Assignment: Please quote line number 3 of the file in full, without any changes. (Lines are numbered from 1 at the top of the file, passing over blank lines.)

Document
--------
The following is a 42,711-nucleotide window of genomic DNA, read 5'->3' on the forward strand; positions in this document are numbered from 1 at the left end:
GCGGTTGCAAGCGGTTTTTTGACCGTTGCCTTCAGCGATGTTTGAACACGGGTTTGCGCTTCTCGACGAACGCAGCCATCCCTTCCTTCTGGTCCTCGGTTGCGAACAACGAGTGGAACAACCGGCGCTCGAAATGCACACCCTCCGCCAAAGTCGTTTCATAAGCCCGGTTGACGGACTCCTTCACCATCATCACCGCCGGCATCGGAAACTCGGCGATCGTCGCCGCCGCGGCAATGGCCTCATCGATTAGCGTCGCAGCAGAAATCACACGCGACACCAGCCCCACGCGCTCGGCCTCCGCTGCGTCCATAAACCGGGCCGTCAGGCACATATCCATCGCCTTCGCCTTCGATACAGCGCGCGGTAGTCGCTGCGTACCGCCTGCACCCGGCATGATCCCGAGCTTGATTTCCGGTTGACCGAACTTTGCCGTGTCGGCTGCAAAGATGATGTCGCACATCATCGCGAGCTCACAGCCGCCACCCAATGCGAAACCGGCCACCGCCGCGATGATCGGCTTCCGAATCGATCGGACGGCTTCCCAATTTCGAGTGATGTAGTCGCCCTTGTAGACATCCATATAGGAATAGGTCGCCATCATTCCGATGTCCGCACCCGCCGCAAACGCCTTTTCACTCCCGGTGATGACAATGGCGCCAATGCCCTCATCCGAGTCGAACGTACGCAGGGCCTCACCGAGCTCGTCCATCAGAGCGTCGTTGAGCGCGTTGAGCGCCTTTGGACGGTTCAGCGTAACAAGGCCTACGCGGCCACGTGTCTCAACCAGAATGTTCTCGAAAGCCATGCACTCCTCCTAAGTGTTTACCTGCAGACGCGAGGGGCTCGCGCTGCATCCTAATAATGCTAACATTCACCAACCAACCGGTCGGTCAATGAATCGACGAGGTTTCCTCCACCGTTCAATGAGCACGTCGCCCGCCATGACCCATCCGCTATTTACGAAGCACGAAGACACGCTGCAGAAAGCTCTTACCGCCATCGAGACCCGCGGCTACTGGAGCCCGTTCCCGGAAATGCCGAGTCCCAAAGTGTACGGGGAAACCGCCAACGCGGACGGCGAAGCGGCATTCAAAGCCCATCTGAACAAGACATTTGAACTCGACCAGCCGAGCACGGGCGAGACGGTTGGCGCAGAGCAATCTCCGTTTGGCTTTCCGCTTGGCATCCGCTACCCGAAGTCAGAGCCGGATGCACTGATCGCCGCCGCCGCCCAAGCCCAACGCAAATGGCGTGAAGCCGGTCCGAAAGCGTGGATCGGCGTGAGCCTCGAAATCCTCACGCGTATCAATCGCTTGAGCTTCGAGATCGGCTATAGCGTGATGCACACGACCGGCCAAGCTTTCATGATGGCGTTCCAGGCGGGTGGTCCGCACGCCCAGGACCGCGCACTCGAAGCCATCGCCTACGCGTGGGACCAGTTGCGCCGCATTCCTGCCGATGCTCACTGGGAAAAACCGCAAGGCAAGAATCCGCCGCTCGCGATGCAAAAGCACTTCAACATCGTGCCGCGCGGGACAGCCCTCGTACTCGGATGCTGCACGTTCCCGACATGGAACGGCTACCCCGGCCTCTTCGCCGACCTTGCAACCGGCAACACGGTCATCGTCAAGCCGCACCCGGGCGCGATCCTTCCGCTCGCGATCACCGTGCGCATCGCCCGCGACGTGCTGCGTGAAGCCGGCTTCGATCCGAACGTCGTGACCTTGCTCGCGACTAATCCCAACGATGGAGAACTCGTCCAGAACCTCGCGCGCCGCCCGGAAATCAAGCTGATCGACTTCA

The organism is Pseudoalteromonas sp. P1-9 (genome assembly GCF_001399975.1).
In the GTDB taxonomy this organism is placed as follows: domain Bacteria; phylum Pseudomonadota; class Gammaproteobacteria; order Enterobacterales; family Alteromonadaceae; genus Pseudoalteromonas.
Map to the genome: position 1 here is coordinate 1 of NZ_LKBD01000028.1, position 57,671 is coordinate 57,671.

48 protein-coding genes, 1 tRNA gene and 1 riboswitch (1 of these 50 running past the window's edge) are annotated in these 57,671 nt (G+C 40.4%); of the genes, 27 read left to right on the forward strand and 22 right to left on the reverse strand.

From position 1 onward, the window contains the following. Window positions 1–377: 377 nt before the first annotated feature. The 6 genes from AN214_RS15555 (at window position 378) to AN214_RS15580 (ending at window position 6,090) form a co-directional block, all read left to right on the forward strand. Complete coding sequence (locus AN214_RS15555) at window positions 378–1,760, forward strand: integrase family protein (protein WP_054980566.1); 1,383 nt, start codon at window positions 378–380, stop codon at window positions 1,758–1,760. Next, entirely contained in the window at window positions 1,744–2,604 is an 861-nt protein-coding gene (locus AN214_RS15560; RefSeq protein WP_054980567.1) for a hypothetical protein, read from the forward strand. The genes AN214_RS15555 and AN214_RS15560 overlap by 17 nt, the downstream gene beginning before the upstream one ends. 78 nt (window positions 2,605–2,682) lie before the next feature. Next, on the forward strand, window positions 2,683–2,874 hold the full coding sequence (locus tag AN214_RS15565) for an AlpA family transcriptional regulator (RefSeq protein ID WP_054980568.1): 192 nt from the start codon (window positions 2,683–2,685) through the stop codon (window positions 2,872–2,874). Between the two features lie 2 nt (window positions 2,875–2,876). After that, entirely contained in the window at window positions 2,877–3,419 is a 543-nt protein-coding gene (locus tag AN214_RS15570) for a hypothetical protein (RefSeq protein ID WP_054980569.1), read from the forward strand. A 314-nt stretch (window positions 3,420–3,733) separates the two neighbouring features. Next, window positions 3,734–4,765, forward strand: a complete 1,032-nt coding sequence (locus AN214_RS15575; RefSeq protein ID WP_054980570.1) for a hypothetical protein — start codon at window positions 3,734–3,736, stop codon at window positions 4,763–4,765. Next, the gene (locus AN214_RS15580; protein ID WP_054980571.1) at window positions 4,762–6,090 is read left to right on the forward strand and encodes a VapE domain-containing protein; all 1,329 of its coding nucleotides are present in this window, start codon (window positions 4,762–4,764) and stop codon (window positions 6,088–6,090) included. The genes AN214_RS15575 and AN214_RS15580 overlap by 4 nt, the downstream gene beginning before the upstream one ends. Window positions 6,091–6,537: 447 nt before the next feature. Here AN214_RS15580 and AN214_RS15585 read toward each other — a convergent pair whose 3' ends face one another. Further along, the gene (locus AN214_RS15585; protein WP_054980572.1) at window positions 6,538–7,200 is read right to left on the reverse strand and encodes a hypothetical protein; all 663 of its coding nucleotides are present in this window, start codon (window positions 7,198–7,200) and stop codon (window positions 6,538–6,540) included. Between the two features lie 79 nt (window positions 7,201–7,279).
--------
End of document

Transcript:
The organism is Pseudoalteromonas sp. P1-9 (genome assembly GCF_001399975.1).